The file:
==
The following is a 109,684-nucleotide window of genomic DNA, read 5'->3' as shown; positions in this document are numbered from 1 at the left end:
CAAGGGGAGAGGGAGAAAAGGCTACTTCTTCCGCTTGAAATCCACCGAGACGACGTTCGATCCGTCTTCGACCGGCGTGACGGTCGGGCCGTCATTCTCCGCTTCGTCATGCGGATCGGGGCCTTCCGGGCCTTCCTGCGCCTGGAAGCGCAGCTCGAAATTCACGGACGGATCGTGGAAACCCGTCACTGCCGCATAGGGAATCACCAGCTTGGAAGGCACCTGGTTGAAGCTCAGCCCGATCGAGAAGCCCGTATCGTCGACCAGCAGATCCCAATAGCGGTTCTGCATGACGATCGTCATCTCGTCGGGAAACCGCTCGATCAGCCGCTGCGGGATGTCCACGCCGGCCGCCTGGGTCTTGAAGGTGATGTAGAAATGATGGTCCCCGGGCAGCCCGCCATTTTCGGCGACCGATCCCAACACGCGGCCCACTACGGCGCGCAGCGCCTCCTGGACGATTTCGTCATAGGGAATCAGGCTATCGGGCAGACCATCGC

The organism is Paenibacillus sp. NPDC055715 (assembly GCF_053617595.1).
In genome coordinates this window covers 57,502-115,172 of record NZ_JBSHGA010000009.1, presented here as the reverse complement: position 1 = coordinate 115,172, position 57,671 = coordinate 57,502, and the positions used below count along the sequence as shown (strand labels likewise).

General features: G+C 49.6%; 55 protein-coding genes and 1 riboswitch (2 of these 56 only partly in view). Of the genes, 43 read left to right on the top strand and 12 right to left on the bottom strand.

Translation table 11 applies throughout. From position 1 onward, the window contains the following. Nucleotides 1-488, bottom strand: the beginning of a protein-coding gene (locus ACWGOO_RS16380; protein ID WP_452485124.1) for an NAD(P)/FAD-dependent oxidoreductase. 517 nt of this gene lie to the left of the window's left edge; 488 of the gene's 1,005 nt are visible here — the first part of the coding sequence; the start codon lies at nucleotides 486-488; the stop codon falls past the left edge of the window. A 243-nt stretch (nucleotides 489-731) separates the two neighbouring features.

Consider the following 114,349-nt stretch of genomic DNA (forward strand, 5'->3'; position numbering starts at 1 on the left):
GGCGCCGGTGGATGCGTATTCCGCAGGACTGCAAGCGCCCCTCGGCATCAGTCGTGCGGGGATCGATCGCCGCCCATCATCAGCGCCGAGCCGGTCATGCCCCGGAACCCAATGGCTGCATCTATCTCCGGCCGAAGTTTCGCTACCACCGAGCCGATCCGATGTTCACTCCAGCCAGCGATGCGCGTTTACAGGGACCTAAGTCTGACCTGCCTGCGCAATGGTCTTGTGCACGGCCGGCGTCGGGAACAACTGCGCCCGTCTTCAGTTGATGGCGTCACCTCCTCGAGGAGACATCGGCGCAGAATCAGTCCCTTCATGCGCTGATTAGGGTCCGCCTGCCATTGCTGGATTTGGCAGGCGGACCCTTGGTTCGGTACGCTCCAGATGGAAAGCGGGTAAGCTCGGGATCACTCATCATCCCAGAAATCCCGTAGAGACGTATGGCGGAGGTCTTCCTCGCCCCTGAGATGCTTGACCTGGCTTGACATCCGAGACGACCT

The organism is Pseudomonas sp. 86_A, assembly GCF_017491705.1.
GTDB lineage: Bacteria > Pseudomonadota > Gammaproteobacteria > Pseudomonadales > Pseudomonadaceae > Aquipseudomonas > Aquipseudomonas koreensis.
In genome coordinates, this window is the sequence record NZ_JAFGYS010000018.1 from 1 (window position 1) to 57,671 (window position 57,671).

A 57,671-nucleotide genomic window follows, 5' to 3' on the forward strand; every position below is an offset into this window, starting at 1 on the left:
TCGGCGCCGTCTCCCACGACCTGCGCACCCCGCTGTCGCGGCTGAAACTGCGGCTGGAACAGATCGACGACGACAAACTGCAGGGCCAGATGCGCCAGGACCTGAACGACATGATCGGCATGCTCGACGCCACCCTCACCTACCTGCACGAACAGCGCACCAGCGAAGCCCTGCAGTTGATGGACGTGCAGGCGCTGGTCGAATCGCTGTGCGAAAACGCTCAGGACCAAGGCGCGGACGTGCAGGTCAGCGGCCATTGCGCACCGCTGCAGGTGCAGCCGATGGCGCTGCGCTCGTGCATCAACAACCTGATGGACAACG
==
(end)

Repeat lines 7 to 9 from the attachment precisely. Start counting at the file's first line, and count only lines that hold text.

Consider the following 114,349-nt stretch of genomic DNA (forward strand, 5'->3'; position numbering starts at 1 on the left):
GGCGCCGGTGGATGCGTATTCCGCAGGACTGCAAGCGCCCCTCGGCATCAGTCGTGCGGGGATCGATCGCCGCCCATCATCAGCGCCGAGCCGGTCATGCCCCGGAACCCAATGGCTGCATCTATCTCCGGCCGAAGTTTCGCTACCACCGAGCCGATCCGATGTTCACTCCAGCCAGCGATGCGCGTTTACAGGGACCTAAGTCTGACCTGCCTGCGCAATGGTCTTGTGCACGGCCGGCGTCGGGAACAACTGCGCCCGTCTTCAGTTGATGGCGTCACCTCCTCGAGGAGACATCGGCGCAGAATCAGTCCCTTCATGCGCTGATTAGGGTCCGCCTGCCATTGCTGGATTTGGCAGGCGGACCCTTGGTTCGGTACGCTCCAGATGGAAAGCGGGTAAGCTCGGGATCACTCATCATCCCAGAAATCCCGTAGAGACGTATGGCGGAGGTCTTCCTCGCCCCTGAGATGCTTGACCTGGCTTGACATCCGAGACGACCT

The organism is Pseudomonas sp. 86_A, assembly GCF_017491705.1.